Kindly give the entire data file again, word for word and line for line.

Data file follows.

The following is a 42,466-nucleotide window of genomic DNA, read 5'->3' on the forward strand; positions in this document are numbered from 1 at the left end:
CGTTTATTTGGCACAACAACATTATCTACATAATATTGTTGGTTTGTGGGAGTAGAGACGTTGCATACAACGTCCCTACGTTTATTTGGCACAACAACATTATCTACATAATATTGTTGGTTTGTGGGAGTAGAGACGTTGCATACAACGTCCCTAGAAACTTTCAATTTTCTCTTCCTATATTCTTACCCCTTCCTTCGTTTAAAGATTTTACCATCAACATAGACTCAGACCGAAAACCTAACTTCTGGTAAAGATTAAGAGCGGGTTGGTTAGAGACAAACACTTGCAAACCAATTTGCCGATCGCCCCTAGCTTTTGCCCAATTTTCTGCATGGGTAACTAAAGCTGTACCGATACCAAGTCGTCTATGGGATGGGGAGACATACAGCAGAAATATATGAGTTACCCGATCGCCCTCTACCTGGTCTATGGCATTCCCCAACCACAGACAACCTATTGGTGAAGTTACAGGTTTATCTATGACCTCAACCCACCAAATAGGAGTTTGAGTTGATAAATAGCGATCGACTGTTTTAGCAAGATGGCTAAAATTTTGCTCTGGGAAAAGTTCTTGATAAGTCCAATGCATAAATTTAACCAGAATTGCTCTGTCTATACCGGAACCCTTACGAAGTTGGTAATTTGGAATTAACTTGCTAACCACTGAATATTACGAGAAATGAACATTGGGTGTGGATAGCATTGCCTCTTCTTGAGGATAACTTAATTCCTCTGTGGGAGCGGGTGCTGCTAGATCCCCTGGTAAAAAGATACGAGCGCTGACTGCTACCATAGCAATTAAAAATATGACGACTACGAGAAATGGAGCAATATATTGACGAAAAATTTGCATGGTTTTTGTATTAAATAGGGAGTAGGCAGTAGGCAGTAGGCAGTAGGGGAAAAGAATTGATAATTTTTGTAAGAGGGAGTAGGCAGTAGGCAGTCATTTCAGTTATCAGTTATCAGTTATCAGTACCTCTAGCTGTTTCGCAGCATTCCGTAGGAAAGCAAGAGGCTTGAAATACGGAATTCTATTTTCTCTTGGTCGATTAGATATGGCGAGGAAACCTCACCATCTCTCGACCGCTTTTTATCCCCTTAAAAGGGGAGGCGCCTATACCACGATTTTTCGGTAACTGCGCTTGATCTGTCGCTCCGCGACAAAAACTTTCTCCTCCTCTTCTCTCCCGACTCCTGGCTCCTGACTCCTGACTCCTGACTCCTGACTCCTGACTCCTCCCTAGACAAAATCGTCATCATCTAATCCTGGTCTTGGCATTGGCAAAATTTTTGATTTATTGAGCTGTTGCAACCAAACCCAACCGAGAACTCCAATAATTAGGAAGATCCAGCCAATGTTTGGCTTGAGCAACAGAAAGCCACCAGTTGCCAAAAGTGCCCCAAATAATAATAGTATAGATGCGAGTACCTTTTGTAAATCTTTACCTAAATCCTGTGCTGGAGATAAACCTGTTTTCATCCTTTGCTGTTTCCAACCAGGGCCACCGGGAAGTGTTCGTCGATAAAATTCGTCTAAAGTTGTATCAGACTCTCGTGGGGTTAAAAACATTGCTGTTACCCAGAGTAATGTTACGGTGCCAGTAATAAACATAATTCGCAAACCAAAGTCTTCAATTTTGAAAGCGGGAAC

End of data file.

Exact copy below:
The following is a 42,466-nucleotide window of genomic DNA, read 5'->3' on the forward strand; positions in this document are numbered from 1 at the left end:
CGTTTATTTGGCACAACAACATTATCTACATAATATTGTTGGTTTGTGGGAGTAGAGACGTTGCATACAACGTCCCTACGTTTATTTGGCACAACAACATTATCTACATAATATTGTTGGTTTGTGGGAGTAGAGACGTTGCATACAACGTCCCTAGAAACTTTCAATTTTCTCTTCCTATATTCTTACCCCTTCCTTCGTTTAAAGATTTTACCATCAACATAGACTCAGACCGAAAACCTAACTTCTGGTAAAGATTAAGAGCGGGTTGGTTAGAGACAAACACTTGCAAACCAATTTGCCGATCGCCCCTAGCTTTTGCCCAATTTTCTGCATGGGTAACTAAAGCTGTACCGATACCAAGTCGTCTATGGGATGGGGAGACATACAGCAGAAATATATGAGTTACCCGATCGCCCTCTACCTGGTCTATGGCATTCCCCAACCACAGACAACCTATTGGTGAAGTTACAGGTTTATCTATGACCTCAACCCACCAAATAGGAGTTTGAGTTGATAAATAGCGATCGACTGTTTTAGCAAGATGGCTAAAATTTTGCTCTGGGAAAAGTTCTTGATAAGTCCAATGCATAAATTTAACCAGAATTGCTCTGTCTATACCGGAACCCTTACGAAGTTGGTAATTTGGAATTAACTTGCTAACCACTGAATATTACGAGAAATGAACATTGGGTGTGGATAGCATTGCCTCTTCTTGAGGATAACTTAATTCCTCTGTGGGAGCGGGTGCTGCTAGATCCCCTGGTAAAAAGATACGAGCGCTGACTGCTACCATAGCAATTAAAAATATGACGACTACGAGAAATGGAGCAATATATTGACGAAAAATTTGCATGGTTTTTGTATTAAATAGGGAGTAGGCAGTAGGCAGTAGGCAGTAGGGGAAAAGAATTGATAATTTTTGTAAGAGGGAGTAGGCAGTAGGCAGTCATTTCAGTTATCAGTTATCAGTTATCAGTACCTCTAGCTGTTTCGCAGCATTCCGTAGGAAAGCAAGAGGCTTGAAATACGGAATTCTATTTTCTCTTGGTCGATTAGATATGGCGAGGAAACCTCACCATCTCTCGACCGCTTTTTATCCCCTTAAAAGGGGAGGCGCCTATACCACGATTTTTCGGTAACTGCGCTTGATCTGTCGCTCCGCGACAAAAACTTTCTCCTCCTCTTCTCTCCCGACTCCTGGCTCCTGACTCCTGACTCCTGACTCCTGACTCCTGACTCCTCCCTAGACAAAATCGTCATCATCTAATCCTGGTCTTGGCATTGGCAAAATTTTTGATTTATTGAGCTGTTGCAACCAAACCCAACCGAGAACTCCAATAATTAGGAAGATCCAGCCAATGTTTGGCTTGAGCAACAGAAAGCCACCAGTTGCCAAAAGTGCCCCAAATAATAATAGTATAGATGCGAGTACCTTTTGTAAATCTTTACCTAAATCCTGTGCTGGAGATAAACCTGTTTTCATCCTTTGCTGTTTCCAACCAGGGCCACCGGGAAGTGTTCGTCGATAAAATTCGTCTAAAGTTGTATCAGACTCTCGTGGGGTTAAAAACATTGCTGTTACCCAGAGTAATGTTACGGTGCCAGTAATAAACATAATTCGCAAACCAAAGTCTTCAATTTTGAAAGCGGGAAC